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By Jonas Elmerraji

BALTIMORE ( TheStreet) -- While health care has been the hot topic on the news for the past few months, the industry certainly hasn't been an attractive industry for investors. The health care sector's valuation has jumped only 21.6% between the first and second quarters, compared with a 40% average jump across all industries.

The biggest reason for that underperformance is health care reform. Investors are nervous -- and rightfully so -- that new governmental regulations on the health care industry could make health stocks a tough sell. And while that makes health care stocks a scary place for investors hanging on until sentiment swings, it also makes select stocks excellent short-squeeze candidates.

A short squeeze is the buying frenzy that ensues when a heavily shorted stock starts to look attractive again to investors. As more and more of the short investors buy shares to cover their positions, share prices skyrocket. Almost anything can trigger a short squeeze, including trumping earnings expectations, winning a lawsuit, unveiling a new product and even announcing a management change.

One of the best indicators of just how high a short-squeezed stock could go is the short interest ratio, which divides shares short by average daily trading volume in order to get a ballpark estimate of the number of days it would take for short-sellers to cover their positions. The higher the short ratio, the higher the potential profits when the shorts get squeezed.

With this in mind, Stockpickr has created a portfolio of health care stocks this week with high short interest ratios and the catalysts to trigger a squeeze. Here's a look at this week's potential plays.

HLTH ( HLTH) is an online services company that owns a number of health-related companies, most notably a majority interest in WebMD ( WBMD)ealth information and tools as well as private portals for insurers and employers for electronic medical records. One of the company's key selling points is lowered medical costs -- and through consumer education and low-cost electronic record-keeping, that's exactly what WebMD delivers.

But HLTH, which currently has a short interest ratio of 36.6, has its detractors as well. For the past year, to the chagrin of many investors, the company has focused on selling some of its primary subsidiaries, including Porex and Emdeon Business Services. But once this divestiture-happy management team has sold off nonkey elements of HLTH's business, the company should have the capital and the intellectual resources to focus on growing share prices once again.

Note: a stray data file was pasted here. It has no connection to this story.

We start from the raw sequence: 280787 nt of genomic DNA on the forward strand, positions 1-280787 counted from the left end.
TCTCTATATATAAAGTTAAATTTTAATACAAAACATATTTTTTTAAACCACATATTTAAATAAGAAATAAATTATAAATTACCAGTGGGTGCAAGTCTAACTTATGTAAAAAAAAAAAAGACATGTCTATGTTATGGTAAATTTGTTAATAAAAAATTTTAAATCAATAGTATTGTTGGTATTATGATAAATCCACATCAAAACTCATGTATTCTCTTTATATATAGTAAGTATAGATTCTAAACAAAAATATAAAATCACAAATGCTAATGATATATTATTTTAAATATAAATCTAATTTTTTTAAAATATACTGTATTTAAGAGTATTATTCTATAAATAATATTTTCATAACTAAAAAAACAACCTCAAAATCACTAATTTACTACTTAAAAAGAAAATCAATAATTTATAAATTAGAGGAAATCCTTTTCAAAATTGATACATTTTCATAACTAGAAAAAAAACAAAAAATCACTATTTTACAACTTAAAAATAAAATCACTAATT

One fund that's on board is the Fidelity Balanced Fund (FBALX), a four-star Morningstar-rated fund that also holds big stakes in Micron Technology ( MU) and Verizon ( VZ).

The pharmaceutical industry is no stranger to short squeezes; FDA news and drug-licensing deals can swing a pharma stock in the blink of an eye. But not all pharmaceutical plays are worth the added risk of going long against a sea of shorts. That's not the case with Alnylam Pharmaceuticals ( ALNY), a mature biotherapeutics company that has rights to incredible, Nobel Prize-winning intellectual property and alliances with some of the biggest names in big pharma. The company also has a short interest ratio of 30.17.

And with shares down 12% thus far in 2009, short-sellers have been piling into this play, setting the stage for a potentially profitable short squeeze with a number of medical conferences schedules for the rest of the year. Big owners in this stock include the Morgan Stanley Institutional Small Company Growth Fund (MSSGX), which owns shares of interesting small-caps such as Techne ( TECH) and Grupo Aeroportuario del Pacifico ( PAC).

For the rest of this week's short-squeeze opportunities in the health sector, check out the Health Care Short Squeezes for the Week portfolio at Stockpickr.

And to find short-squeeze plays of your own, be sure to check out the Stockpickr Answers community for insights and investment ideas.

-- Written by Jonas Elmerraji in Baltimore.

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At the time of publication, author had no positions in any stocks mentioned.

Jonas Elmerraji, based out of Baltimore, is the editor and portfolio manager of the Rhino Stock Report, a free investment advisory that returned 15% in 2008. He is a contributor to numerous financial outlets, including
Forbes and Investopedia, and has been featured in Investor's Business Daily, in Consumer's Digest and on MSNBC.com.